Agreement On South Asian Free Trade Area

The establishment of an Intergovernmental Group (IIG) to develop an agreement for the establishment of a SAPTA by 1997 was approved at the sixth SAARC Summit held in Colombo in December 1991. Distributors use SAFTA to divert palm oil through Bangladesh, Nepal to India. The Solvent Extractors` Association of India (SEA), a leading vegetable oil trade organization, has called on the government to look for ways to stop the indirect purchase of palm oil and soybean oil from Nepal and Bangladesh under the South Asia Free Trade Agreement (SAFTA). The agreement was signed in 2004 and entered into force on 1 January 2006 with the wish of saarc member states (Afghanistan, Bangladesh, Bhutan, India, Maldives, Nepal, Pakistan and Sri Lanka) to promote and maintain mutual trade and economic cooperation within saarc by exchanging concessions. SEA has called on the government to fill a gap in the South Asian regional free trade pact, which has been used to circumvent tariffs through imports of palm oil and soybeans diverted by Nepal and Bangladesh. Why is intra-regional trade in South Asia not growing, despite more than a decade of SAFTA, several bilateral free trade agreements and a unilateral duty-free customs regime between India and all the least developed countries in the region (Afghanistan, Bangladesh, Nepal, Maldives and Bhutan)? The World Bank`s latest report “A Glass Half Full: The Promise of Regional Trade in South Asia” gets to the bottom of it. And here are the reasons for SAFTA`s ineffectiveness. First, SAFTA is undermined by the so-called “sensitive list” – a long list of products excluded from the tariff liberalisation programme. Each country has many products in this sensitive list, which range from 6 to 45 percent of its imports from other South Asian countries. Bangladesh, Sri Lanka and Nepal account for the highest proportion of sensitive imports from South Asia.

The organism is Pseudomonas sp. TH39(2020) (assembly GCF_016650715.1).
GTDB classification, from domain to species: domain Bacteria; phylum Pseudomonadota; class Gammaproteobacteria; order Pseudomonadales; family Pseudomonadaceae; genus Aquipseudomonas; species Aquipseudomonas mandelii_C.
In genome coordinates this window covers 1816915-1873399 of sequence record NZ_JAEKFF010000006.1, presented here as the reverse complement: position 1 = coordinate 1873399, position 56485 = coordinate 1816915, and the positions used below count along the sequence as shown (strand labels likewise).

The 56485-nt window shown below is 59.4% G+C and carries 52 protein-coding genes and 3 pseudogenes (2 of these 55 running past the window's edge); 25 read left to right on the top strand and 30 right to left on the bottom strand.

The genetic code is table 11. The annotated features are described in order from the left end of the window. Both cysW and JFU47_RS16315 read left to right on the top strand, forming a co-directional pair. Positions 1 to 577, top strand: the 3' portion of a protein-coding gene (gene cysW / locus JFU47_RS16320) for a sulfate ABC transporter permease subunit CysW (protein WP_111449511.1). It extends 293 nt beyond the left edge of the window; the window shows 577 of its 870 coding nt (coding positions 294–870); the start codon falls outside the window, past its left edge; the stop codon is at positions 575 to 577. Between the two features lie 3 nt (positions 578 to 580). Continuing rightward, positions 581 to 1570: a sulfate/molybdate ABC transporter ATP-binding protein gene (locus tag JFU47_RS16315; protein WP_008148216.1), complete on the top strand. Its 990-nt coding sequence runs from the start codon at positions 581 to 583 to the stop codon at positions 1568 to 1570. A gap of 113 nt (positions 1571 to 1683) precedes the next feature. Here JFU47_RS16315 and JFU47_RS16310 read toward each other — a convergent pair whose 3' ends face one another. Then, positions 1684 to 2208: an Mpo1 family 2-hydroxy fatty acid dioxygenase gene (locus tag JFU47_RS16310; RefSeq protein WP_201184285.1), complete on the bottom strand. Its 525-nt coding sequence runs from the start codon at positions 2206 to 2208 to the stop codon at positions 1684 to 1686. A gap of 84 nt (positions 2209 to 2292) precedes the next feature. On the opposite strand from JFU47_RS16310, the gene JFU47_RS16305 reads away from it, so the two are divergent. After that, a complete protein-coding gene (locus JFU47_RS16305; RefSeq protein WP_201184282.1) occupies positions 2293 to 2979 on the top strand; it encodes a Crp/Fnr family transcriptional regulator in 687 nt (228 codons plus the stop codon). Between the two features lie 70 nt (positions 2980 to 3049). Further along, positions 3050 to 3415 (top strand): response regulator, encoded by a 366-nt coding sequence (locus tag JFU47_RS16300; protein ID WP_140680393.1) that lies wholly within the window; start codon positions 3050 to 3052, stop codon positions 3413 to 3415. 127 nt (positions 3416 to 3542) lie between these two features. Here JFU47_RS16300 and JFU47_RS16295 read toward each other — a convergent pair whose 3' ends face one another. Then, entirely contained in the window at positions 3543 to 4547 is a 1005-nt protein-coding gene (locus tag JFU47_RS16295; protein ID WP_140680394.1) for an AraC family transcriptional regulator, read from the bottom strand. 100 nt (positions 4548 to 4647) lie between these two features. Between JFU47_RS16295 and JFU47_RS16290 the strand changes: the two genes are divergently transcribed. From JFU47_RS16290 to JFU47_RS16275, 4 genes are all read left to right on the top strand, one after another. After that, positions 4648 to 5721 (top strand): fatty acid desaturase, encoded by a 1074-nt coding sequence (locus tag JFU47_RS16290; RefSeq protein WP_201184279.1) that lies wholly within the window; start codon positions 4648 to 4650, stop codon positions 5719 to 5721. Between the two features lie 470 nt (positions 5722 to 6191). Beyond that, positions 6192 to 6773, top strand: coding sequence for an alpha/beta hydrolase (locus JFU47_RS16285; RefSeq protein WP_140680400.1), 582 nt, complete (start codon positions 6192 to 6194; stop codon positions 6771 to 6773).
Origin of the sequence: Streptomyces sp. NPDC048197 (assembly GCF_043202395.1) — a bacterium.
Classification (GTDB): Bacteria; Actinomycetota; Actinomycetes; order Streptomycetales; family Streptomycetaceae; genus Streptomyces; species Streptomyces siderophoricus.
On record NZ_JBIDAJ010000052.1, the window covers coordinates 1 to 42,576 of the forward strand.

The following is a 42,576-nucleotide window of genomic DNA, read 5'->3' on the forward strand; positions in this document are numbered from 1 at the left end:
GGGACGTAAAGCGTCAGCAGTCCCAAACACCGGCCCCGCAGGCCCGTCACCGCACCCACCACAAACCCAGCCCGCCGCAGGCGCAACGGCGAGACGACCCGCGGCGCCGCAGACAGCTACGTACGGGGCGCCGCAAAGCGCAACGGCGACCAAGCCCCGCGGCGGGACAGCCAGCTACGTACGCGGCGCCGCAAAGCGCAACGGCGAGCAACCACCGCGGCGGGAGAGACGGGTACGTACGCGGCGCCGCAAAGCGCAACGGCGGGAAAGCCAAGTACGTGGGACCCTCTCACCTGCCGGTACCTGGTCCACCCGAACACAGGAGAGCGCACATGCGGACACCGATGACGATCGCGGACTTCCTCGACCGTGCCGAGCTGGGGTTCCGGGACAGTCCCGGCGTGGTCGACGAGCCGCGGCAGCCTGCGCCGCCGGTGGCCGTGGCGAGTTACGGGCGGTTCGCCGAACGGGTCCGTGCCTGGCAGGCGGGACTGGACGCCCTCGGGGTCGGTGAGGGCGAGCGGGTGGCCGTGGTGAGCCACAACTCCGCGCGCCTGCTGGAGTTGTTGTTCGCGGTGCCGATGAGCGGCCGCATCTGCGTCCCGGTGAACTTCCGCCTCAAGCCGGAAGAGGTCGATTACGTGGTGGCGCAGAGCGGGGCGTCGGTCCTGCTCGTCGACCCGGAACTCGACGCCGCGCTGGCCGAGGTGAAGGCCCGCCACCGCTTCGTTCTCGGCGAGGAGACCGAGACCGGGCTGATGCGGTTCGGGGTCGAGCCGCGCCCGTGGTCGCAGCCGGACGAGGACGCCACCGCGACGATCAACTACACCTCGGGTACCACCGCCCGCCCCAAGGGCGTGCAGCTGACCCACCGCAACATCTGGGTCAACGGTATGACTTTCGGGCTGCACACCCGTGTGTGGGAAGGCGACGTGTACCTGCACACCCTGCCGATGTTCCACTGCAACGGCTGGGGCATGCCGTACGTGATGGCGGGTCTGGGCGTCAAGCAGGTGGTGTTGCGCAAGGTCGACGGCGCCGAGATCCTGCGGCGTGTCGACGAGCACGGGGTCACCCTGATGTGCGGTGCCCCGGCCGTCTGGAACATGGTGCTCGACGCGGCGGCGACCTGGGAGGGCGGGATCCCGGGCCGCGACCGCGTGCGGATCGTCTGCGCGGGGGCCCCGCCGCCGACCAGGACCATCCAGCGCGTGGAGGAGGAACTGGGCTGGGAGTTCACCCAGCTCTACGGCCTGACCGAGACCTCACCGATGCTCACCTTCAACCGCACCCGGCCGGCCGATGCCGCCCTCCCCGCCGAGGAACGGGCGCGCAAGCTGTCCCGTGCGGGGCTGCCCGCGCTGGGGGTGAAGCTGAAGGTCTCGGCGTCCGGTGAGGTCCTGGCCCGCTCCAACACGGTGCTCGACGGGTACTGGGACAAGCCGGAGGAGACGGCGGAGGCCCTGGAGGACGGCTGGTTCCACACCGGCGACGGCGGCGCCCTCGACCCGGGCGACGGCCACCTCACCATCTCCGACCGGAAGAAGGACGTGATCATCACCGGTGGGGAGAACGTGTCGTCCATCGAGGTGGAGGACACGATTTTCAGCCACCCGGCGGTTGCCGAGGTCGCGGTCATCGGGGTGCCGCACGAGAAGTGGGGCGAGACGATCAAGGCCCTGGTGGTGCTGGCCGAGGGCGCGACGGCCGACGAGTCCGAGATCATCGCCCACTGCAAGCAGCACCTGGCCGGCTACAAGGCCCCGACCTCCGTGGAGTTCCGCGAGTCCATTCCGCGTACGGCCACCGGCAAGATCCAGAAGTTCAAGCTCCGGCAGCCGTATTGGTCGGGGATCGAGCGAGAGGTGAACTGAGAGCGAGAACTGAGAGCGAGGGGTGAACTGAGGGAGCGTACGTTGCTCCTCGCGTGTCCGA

Similarly, 5 to 48 per cent of exports to South Asia do not benefit from tariff preferences from beneficiary countries, with Maldives, India and Pakistan having the highest proportion of exports subject to such treatment. The objective of SAFTA is to promote and improve common treaties between countries, such as medium- and long-term contracts. Trade contracts with States, security of supply and import for certain products, etc. It is an agreement on tariff concessions such as domestic tariff concessions and non-tariff concessions The main objective of the agreement is to promote competition in this region and to offer fair advantages to the countries concerned. It aims to serve the peoples of countries by bringing transparency and integrity among nations. SAFTA was also established to increase the level of trade and economic cooperation among SAAC countries by reducing tariffs and barriers, as well as to give special preference to least developed countries (LDCs) among SAACs to create a framework for further regional cooperation. In accordance with the trade liberalization programme, the Contracting Parties must adhere to the following tariff reduction schedule. Non-developing countries should be reduced to 20 per cent of tariffs, which reduced no developing countries the least amount of existing customs and by 30 per cent by least developed countries. However, there is no trade liberalization system for the sensitive list, as this list must be negotiated between the contracting countries and then traded. The sensitive list will include a common agreement between the developing countries, which will favour the least developed countries of the Treaty. .

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